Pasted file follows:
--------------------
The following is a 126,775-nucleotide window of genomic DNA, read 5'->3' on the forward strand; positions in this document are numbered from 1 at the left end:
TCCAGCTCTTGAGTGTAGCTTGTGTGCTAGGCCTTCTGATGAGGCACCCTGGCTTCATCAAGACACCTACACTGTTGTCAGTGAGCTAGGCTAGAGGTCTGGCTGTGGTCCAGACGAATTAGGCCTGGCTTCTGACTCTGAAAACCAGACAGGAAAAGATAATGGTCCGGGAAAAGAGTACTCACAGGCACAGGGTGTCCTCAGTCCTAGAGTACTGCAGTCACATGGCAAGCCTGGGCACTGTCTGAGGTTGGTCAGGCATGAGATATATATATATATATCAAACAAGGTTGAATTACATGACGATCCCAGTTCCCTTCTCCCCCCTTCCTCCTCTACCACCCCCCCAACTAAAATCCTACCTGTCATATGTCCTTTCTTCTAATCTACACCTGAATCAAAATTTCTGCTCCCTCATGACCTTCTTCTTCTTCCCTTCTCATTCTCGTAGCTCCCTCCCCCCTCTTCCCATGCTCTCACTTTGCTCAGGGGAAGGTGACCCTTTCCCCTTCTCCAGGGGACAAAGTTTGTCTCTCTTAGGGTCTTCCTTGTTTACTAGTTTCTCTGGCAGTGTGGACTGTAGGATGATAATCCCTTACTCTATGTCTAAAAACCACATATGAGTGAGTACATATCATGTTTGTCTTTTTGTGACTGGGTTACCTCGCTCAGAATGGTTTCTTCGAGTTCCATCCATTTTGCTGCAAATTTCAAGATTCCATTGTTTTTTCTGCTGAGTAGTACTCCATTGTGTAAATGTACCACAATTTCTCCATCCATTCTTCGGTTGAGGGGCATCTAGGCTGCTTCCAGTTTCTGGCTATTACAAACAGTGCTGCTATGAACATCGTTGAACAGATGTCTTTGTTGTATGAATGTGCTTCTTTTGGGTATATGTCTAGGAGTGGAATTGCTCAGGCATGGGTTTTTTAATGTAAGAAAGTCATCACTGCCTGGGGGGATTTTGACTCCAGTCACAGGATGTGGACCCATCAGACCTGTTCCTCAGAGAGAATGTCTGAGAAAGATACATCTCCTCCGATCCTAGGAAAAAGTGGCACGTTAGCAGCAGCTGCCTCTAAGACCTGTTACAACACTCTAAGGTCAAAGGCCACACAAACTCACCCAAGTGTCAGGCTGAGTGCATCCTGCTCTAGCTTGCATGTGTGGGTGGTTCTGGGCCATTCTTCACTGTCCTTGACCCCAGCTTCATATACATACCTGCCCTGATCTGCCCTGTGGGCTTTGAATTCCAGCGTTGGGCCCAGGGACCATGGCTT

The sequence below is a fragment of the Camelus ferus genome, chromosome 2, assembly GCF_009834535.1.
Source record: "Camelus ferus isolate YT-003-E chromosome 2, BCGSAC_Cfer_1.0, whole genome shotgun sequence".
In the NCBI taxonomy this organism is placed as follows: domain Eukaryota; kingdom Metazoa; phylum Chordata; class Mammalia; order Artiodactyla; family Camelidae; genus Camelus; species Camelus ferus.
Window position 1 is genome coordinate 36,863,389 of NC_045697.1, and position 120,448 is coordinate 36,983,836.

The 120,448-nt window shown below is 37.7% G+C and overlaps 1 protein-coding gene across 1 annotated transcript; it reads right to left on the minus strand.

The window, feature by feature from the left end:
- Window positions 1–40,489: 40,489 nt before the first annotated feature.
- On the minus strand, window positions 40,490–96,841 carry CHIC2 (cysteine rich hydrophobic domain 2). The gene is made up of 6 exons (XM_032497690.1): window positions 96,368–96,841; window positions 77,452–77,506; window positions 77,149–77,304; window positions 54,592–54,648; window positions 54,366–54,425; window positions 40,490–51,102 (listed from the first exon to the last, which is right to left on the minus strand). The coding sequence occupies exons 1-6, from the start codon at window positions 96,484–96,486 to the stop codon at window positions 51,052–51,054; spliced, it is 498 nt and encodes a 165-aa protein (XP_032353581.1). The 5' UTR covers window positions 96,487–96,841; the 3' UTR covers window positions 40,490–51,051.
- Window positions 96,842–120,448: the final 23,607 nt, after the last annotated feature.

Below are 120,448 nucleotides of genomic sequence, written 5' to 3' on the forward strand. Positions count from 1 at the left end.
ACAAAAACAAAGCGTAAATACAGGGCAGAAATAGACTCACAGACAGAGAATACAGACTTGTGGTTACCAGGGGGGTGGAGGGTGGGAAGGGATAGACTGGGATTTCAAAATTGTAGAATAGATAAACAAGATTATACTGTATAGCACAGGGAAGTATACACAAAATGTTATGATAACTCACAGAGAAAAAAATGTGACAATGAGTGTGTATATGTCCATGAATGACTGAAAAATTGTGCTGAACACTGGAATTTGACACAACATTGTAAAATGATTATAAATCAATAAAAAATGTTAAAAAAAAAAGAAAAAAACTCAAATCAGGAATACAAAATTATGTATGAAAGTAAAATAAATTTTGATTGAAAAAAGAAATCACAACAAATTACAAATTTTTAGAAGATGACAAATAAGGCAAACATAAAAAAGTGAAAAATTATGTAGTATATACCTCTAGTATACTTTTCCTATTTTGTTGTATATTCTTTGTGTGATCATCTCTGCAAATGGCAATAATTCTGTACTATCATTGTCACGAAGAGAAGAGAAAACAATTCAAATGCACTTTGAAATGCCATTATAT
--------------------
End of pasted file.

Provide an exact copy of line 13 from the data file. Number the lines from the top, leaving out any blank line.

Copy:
ACAAAAACAAAGCGTAAATACAGGGCAGAAATAGACTCACAGACAGAGAATACAGACTTGTGGTTACCAGGGGGGTGGAGGGTGGGAAGGGATAGACTGGGATTTCAAAATTGTAGAATAGATAAACAAGATTATACTGTATAGCACAGGGAAGTATACACAAAATGTTATGATAACTCACAGAGAAAAAAATGTGACAATGAGTGTGTATATGTCCATGAATGACTGAAAAATTGTGCTGAACACTGGAATTTGACACAACATTGTAAAATGATTATAAATCAATAAAAAATGTTAAAAAAAAAAGAAAAAAACTCAAATCAGGAATACAAAATTATGTATGAAAGTAAAATAAATTTTGATTGAAAAAAGAAATCACAACAAATTACAAATTTTTAGAAGATGACAAATAAGGCAAACATAAAAAAGTGAAAAATTATGTAGTATATACCTCTAGTATACTTTTCCTATTTTGTTGTATATTCTTTGTGTGATCATCTCTGCAAATGGCAATAATTCTGTACTATCATTGTCACGAAGAGAAGAGAAAACAATTCAAATGCACTTTGAAATGCCATTATAT